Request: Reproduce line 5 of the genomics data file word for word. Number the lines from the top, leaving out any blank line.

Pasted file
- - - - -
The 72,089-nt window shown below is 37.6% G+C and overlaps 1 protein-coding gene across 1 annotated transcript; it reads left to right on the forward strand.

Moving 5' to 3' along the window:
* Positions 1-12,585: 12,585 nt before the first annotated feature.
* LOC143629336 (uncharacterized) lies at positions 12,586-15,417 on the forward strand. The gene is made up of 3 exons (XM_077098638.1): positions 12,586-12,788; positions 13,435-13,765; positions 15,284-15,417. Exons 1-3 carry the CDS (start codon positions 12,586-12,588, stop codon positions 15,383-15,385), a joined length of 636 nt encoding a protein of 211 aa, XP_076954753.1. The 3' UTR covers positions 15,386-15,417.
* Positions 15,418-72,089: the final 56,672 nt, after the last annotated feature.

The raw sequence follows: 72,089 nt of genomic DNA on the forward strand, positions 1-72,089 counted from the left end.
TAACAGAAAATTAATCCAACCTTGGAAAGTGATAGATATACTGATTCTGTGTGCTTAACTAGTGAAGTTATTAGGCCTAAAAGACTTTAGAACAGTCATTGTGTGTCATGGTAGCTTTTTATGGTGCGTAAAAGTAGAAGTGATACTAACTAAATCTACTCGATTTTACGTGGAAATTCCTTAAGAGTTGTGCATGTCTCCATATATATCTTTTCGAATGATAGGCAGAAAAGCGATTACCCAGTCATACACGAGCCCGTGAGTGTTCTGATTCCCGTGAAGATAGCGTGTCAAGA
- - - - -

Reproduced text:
* Positions 15,418-72,089: the final 56,672 nt, after the last annotated feature.